Victoria Barrett: Though I can’t find evidence of it with a quick search, more than one savvy reader has pointed out to me that the Esquire list is a couple of years old, reheated for that web post, and somehow this time everyone noticed and responded to it.

For me, this speaks to the important work of groups like Vida; we’re primed to pay attention to this now in a way that we weren’t two years ago. Though it doesn’t look like it, this is progress.

Dorothee Lang: Thanks for opening this interesting discussion. And good question: “Like would people have called it out and praised it and encouraged it for being so balanced if it had been?”

Seeing it from this angle, the whole thing makes me think of the big fuzz about the New Yorker story issue last year. The hook there wasn’t gender, but age: “Summer Fiction: 20 Under 40″. The result was similar: huge media coverage, discussions, an alternative list (by Dzanc), which led to even more discussionss, one of them titled: “The Lists We Love to Hate: First the New Yorker, Now Dzanc?”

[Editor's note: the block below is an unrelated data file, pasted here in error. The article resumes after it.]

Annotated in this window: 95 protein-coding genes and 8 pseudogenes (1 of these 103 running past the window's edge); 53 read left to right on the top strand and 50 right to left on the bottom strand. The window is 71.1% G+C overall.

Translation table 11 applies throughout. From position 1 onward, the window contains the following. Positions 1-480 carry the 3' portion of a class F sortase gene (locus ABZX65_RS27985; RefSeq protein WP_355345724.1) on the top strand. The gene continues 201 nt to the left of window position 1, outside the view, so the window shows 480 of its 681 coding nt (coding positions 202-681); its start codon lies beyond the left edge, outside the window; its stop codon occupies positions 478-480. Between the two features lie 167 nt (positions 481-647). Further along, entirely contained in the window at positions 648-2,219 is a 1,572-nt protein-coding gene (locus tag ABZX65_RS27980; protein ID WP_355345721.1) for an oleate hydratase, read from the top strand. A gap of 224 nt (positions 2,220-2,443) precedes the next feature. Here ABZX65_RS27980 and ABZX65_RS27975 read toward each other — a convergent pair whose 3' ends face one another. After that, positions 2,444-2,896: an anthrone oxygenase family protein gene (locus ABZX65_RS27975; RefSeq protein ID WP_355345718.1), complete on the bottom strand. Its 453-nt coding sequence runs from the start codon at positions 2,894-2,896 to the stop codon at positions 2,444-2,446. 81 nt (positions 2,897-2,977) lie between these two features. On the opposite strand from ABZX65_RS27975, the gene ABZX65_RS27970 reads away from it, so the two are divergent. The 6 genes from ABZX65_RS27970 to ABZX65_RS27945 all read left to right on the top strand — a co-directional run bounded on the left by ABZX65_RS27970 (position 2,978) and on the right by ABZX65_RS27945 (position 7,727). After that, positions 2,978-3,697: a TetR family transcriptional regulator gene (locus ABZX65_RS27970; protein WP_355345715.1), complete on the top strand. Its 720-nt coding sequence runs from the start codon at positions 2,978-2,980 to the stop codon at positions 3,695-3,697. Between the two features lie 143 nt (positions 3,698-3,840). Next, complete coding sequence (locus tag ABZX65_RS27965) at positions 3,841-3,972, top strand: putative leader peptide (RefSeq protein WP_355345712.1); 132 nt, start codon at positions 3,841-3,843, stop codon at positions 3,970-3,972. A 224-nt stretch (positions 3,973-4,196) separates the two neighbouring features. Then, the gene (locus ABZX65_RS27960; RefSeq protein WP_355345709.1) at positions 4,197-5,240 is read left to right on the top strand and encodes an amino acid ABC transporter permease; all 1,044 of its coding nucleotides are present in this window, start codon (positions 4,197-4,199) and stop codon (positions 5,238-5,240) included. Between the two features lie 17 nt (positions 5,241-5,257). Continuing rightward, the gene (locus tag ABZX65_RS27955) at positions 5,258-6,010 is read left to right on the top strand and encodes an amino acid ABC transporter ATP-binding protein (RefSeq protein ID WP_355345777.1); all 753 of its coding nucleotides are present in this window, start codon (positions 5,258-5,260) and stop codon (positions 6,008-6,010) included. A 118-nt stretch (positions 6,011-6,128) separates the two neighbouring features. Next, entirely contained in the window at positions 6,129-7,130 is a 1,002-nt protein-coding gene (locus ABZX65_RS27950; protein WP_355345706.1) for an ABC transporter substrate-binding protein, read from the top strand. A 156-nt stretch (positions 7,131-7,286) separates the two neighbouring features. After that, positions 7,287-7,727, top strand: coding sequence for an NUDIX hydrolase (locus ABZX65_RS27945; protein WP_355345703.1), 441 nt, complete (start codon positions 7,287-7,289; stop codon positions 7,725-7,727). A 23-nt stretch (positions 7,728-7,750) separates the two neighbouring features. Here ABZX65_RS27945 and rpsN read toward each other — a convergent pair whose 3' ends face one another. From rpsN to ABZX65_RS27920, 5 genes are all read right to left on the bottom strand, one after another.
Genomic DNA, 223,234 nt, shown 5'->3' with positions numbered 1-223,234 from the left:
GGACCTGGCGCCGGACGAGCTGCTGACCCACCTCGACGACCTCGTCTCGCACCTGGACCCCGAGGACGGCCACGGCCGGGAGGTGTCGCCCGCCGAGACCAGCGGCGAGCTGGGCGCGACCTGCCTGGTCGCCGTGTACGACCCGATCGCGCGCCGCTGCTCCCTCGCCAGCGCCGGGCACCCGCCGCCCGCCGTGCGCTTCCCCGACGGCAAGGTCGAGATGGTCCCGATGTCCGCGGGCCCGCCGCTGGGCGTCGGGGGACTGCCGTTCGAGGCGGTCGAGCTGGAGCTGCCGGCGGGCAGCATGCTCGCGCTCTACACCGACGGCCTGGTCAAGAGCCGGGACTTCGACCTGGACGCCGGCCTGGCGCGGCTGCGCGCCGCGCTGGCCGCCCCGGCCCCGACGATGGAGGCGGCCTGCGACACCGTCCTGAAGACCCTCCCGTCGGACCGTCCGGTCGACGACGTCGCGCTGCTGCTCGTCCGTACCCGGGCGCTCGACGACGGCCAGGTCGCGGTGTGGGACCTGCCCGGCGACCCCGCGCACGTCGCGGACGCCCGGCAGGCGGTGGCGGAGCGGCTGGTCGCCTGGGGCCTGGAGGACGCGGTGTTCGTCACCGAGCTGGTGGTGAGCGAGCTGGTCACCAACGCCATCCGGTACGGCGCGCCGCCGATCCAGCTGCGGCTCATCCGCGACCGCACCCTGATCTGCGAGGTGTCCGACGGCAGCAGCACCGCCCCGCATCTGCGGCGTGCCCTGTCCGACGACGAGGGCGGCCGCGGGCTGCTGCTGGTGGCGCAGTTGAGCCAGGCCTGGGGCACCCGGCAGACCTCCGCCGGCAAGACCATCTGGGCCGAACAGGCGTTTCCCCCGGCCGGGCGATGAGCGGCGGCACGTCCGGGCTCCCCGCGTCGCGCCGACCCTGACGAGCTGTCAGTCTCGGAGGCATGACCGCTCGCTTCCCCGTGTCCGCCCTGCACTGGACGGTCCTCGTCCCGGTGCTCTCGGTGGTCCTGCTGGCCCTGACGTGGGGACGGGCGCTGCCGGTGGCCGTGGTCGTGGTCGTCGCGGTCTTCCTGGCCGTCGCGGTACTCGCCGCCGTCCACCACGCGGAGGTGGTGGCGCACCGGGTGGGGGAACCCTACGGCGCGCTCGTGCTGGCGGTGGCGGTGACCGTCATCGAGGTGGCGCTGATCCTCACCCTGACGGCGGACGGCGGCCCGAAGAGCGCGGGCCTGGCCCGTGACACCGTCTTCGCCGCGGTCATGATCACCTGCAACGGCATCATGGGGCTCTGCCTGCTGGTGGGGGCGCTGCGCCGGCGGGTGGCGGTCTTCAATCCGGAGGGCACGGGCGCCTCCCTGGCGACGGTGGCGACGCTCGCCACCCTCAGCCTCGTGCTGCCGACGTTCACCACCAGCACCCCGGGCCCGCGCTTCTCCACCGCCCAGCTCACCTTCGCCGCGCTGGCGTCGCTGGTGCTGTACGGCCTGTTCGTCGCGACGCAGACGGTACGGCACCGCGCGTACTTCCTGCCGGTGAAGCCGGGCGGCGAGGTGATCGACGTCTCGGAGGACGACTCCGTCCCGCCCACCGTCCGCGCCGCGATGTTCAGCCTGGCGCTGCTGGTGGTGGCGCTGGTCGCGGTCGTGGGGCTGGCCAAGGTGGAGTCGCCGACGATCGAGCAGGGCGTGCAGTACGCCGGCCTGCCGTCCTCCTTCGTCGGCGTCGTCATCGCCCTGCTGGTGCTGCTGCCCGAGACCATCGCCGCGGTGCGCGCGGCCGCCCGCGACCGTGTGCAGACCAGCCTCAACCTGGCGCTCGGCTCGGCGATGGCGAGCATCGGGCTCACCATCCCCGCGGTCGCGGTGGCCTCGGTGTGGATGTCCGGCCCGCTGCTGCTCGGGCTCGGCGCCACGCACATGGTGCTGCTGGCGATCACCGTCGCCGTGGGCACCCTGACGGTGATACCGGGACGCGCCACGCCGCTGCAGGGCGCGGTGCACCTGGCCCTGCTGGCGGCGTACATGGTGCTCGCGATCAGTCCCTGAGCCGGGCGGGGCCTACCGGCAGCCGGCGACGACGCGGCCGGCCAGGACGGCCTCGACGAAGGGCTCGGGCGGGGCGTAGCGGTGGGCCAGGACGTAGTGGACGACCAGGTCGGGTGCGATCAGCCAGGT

A thing that went unnoticed about the NY list: it was gender-balanced.

Ethel Rohan: What also saddens me about this growing gender ‘much ado’ is the suggestion that we should just be glad and grateful a magazine of Esquire’s reputation and reach published ANY recommended reading list.

Maybe I’m naive too, Chris, but this ‘at least’ attitude seems flawed and defeatist. It’s not enough to publish ANY recommended reading list and it’s especially grievous to publish a recommended reading list that’s ignorant, negligible, and damning.

Tim Jones-Yelvington: It seems important to me not to isolate Esquire’s list from its context alongside the rest of the magazine’s output, which is also lit — or at least language and cultural/media production, and which regularly plays a role in constructing an answer to this question that is posed of “What are men?” or “What is masculinity?” in some gross, reactionary and violent ways. One way of saying this is, “What exactly did we expect from Esquire?” But probably a better way of saying it is, “Esquire, come the fuck on already.”